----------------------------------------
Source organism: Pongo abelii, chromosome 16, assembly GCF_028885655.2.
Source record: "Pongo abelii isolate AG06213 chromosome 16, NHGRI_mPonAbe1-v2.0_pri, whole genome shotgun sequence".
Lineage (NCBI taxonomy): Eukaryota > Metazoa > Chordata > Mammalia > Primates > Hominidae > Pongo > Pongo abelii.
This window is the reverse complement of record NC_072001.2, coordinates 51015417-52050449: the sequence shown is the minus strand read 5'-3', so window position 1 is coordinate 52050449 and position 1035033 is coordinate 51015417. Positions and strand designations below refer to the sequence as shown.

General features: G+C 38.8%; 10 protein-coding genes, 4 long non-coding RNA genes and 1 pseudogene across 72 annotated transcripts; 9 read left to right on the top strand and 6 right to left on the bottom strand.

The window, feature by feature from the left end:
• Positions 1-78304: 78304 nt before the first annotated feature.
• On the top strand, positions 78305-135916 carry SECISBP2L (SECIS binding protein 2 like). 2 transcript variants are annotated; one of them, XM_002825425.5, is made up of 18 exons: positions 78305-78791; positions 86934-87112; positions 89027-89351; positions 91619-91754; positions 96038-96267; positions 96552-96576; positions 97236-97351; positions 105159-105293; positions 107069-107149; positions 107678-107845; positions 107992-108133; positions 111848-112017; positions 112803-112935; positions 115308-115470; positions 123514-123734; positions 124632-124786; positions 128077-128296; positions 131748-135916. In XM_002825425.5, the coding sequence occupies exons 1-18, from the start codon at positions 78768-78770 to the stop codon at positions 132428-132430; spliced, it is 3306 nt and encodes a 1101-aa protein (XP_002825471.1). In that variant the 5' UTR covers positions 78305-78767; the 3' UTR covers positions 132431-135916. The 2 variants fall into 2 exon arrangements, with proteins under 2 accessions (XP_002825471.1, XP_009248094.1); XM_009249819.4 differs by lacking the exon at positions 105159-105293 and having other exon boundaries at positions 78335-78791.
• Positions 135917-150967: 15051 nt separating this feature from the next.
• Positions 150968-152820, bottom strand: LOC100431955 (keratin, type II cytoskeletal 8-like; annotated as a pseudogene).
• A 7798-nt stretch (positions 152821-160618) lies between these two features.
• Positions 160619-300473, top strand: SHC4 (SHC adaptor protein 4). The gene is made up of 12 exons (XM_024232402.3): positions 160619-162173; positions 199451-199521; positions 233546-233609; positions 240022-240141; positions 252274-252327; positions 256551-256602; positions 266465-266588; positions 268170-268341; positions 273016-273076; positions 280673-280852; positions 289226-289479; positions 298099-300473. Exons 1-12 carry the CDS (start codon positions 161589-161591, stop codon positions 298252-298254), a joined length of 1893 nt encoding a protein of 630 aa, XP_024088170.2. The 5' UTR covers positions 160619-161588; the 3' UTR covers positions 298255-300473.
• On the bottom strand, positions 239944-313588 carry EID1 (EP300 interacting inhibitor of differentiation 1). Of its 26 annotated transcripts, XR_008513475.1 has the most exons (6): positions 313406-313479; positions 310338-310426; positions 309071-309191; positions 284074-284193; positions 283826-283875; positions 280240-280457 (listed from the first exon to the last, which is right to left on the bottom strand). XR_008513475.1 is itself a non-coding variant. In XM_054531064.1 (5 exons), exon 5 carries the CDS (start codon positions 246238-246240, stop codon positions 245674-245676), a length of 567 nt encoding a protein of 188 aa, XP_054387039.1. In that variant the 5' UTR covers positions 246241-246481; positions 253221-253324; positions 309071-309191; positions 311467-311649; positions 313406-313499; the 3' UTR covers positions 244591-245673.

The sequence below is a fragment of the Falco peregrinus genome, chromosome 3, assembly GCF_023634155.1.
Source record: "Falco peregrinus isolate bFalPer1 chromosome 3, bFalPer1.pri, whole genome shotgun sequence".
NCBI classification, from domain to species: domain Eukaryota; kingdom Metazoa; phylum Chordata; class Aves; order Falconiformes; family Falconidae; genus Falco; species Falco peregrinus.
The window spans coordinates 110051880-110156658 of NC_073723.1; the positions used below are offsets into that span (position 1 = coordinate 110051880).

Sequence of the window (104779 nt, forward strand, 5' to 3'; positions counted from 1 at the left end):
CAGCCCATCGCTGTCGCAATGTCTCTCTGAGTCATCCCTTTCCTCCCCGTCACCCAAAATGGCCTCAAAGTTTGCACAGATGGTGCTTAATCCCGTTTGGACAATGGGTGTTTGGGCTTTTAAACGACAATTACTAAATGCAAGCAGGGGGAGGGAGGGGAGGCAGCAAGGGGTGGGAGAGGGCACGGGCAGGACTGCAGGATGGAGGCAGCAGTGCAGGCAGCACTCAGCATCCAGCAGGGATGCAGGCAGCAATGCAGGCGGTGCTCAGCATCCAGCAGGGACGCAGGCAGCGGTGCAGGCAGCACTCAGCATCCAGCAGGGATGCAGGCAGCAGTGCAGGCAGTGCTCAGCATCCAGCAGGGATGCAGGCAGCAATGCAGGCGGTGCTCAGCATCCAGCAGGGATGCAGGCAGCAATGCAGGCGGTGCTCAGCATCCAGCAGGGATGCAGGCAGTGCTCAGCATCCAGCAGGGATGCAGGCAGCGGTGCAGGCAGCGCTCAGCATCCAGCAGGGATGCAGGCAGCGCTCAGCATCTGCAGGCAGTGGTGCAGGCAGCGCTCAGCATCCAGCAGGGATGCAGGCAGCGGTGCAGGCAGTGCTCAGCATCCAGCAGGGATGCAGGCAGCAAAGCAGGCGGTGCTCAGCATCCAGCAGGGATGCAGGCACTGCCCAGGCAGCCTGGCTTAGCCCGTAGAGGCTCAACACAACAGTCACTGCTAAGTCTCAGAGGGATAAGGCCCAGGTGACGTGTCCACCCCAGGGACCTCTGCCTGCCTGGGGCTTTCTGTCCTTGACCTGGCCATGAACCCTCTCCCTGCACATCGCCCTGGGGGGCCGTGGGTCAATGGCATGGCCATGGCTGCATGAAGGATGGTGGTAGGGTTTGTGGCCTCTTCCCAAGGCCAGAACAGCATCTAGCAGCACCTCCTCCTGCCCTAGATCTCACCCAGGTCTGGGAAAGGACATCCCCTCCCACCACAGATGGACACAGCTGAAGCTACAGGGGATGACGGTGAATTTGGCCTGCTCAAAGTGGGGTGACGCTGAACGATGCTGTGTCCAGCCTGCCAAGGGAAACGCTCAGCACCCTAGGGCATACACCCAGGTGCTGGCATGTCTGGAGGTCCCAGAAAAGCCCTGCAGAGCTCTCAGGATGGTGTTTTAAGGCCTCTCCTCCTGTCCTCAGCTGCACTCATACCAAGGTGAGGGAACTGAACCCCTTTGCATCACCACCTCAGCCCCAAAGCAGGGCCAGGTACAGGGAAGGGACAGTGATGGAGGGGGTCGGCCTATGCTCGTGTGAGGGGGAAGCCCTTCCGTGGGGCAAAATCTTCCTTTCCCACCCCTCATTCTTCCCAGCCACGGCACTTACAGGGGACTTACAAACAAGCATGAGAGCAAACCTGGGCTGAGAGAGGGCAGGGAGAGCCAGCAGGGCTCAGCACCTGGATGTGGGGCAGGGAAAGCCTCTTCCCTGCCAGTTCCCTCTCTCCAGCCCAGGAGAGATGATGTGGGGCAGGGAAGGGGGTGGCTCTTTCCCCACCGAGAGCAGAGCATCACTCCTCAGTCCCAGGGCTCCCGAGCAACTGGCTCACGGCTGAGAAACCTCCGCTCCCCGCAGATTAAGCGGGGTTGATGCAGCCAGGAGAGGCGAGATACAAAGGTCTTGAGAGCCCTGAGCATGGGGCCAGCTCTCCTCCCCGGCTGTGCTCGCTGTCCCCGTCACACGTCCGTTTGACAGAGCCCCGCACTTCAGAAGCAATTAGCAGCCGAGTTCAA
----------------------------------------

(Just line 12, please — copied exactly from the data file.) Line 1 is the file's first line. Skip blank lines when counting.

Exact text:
• Positions 160619-300473, top strand: SHC4 (SHC adaptor protein 4). The gene is made up of 12 exons (XM_024232402.3): positions 160619-162173; positions 199451-199521; positions 233546-233609; positions 240022-240141; positions 252274-252327; positions 256551-256602; positions 266465-266588; positions 268170-268341; positions 273016-273076; positions 280673-280852; positions 289226-289479; positions 298099-300473. Exons 1-12 carry the CDS (start codon positions 161589-161591, stop codon positions 298252-298254), a joined length of 1893 nt encoding a protein of 630 aa, XP_024088170.2. The 5' UTR covers positions 160619-161588; the 3' UTR covers positions 298255-300473.